In a press statement distributed at a Manila press conference on Wednesday, Philip Alston, the special rapporteur of the United Nations Human Rights Council on extrajudicial, summary or arbitrary executions, outlined his findings during his 10-day investigation in the Philippines. Among his conclusions: evidence suggests that the military is behind most of the killings, the military is in a state of denial, an intensified counter-insurgency campaign (presumably Oplan Bantay Laya) is partly to blame for the increase in the atrocities, the Melo Commission and Task Force Usig are inadequate, and the military’s line that the killings are the result of purges within the communist movement “bears all the hallmarks of a fabrication and cannot be taken as evidence of anything other than disinformation.”
Below is Alston’s statement:
Manila, 21 February 2007
I have spent the past ten days in the Philippines at the invitation of the Government in order to inquire into the phenomenon of extrajudicial executions. I am very grateful to the Government for the unqualified cooperation extended to me. During my stay here I have met with virtually all of the relevant senior officials of Government. They include the President, the Executive Secretary, the National Security Adviser, the Secretaries for Defense, Justice, DILG and the Peace Process. I have also met with a significant number of members of Congress on different sides of the political spectrum, the Chief Justice, the Chief of Staff of the Armed Forces of the Philippines (AFP), the Chair of the Human Rights Commission, the Ombudsman, the members of both sides of the Joint Monitoring Committee, and representatives of the MNLF and MILF. Of particular relevance to my specific concerns, I also met with Task Force Usig, and with the Melo Commission, and I have received the complete dossier compiled by TF Usig, as well as the report of the Melo Commission, and the responses to its findings by the AFP and by retired Maj-Gen Palparan. I have also visited Baguio and Davao and met with the regional Human Rights Commission offices, local PNP and AFP commanders, and the Mayor of Davao, among others.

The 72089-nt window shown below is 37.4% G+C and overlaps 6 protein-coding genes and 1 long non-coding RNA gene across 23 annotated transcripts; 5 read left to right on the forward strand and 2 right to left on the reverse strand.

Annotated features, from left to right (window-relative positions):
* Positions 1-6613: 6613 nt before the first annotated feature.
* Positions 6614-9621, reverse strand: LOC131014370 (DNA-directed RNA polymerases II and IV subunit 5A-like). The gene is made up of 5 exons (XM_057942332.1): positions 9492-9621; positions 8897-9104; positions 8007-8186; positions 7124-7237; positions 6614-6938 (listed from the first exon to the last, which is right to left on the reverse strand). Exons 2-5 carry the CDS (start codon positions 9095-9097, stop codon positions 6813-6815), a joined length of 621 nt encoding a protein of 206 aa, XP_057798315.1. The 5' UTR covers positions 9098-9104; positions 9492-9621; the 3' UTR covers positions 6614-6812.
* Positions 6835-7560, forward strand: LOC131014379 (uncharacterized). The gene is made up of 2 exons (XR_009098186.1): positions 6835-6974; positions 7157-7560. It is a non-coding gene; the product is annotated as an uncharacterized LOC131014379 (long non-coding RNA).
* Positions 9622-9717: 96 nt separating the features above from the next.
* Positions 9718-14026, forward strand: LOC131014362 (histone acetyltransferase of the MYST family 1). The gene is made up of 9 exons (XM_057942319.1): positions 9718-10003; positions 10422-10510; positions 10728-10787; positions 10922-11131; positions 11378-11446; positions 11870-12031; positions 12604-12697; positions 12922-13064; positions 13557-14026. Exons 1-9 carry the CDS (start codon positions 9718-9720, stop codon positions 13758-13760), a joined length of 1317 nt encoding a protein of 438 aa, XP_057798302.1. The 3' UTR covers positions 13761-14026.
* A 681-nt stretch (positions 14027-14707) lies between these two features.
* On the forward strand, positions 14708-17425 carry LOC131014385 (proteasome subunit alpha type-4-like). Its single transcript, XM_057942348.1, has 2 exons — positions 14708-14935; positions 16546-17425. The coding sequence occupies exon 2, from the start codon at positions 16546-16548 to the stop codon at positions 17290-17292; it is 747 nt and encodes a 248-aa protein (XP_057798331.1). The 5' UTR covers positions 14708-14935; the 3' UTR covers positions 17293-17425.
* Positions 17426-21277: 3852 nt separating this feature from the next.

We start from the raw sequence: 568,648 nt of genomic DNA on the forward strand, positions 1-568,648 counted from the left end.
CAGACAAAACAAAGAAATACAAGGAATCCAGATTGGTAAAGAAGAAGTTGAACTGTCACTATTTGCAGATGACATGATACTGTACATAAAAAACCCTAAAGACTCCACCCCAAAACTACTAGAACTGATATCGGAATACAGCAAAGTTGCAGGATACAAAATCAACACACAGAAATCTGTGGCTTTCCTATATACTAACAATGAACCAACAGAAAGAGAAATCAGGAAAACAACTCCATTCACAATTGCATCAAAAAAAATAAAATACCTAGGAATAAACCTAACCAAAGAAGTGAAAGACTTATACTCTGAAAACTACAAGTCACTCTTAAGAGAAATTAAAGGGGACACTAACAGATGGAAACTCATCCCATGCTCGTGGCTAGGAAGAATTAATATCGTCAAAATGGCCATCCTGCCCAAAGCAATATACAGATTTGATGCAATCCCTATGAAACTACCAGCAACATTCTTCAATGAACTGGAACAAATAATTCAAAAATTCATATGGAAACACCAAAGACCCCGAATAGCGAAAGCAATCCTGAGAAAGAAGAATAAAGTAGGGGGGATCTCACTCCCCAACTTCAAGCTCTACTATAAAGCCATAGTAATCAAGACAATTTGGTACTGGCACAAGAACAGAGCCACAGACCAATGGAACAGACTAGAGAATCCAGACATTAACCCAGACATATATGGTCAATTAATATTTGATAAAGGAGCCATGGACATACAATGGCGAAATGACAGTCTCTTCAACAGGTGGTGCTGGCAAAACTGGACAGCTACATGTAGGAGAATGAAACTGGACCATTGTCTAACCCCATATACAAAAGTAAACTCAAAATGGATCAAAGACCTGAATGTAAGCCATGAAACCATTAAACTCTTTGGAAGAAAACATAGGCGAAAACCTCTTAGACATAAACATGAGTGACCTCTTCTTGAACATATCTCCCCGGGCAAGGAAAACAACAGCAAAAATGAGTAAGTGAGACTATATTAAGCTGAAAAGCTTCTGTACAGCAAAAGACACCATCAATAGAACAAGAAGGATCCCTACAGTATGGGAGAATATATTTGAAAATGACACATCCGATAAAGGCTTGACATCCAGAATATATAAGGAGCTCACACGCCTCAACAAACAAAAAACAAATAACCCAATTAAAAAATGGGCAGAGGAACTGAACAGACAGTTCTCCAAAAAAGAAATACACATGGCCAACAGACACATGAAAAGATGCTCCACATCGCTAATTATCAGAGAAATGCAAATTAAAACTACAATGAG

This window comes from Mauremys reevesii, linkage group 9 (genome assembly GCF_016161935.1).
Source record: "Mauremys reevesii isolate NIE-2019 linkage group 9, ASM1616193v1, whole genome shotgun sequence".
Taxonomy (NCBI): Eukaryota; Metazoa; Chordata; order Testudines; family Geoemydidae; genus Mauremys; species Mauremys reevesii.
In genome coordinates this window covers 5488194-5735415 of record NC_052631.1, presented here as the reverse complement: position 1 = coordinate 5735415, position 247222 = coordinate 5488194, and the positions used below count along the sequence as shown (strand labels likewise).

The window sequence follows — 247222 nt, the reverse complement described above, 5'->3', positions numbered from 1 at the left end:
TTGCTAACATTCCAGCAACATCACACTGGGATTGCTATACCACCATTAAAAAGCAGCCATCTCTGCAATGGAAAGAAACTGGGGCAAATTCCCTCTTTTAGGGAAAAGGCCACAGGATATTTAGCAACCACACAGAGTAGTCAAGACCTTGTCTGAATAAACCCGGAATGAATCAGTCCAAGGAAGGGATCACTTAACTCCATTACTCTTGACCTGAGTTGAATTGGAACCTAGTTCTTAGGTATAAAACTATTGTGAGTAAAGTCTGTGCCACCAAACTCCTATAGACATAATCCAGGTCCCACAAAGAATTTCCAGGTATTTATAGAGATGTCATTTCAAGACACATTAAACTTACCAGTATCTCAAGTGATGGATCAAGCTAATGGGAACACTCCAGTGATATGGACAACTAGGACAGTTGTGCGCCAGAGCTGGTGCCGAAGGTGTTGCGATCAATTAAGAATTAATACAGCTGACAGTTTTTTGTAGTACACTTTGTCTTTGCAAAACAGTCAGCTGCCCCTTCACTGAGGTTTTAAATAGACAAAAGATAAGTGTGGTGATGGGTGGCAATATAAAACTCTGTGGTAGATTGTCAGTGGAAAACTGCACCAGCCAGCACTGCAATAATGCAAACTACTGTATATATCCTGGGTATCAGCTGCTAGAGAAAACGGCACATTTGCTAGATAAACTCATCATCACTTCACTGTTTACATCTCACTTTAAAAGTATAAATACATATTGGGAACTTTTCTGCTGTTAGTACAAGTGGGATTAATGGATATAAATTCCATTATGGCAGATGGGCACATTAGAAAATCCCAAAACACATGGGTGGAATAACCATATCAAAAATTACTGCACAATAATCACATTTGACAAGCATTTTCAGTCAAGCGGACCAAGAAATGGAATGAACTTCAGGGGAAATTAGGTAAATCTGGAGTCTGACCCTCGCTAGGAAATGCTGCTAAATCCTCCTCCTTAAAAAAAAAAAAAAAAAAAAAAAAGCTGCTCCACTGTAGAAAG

Equally importantly, roughly half of my time here was devoted to meetings with representatives of civil society, in Manila, Baguio, and Davao . Through their extremely valuable contributions in the form of documentation and detailed testimony I have learned a great deal.
Let me begin by acknowledging several important elements. The first is that the Government’s invitation to visit reflects a clear recognition of the gravity of the problem, a willingness to permit outside scrutiny, and a very welcome preparedness to engage on this issue. The assurances that I received from the President, in particular, were very encouraging. Second, I note that my visit takes place within the context of a counter-insurgency operation which takes place on a range of fronts, and I do not in any way underestimate the resulting challenges facing for the Government and the AFP. Third, I wish to clarify that my formal role is to report to the UN Human Rights Council and to the Government on the situation I have found. I consider that the very fact of my visit has already begun the process of acting as a catalyst to deeper reflection on these issues both within the national and international settings. Finally, I must emphasize that the present statement is only designed to give a general indication of some, but by no means all, of the issues to be addressed, and the recommendations put forward, in my final report. I expect that will be available sometime within the next three months.Extrajudicial Killings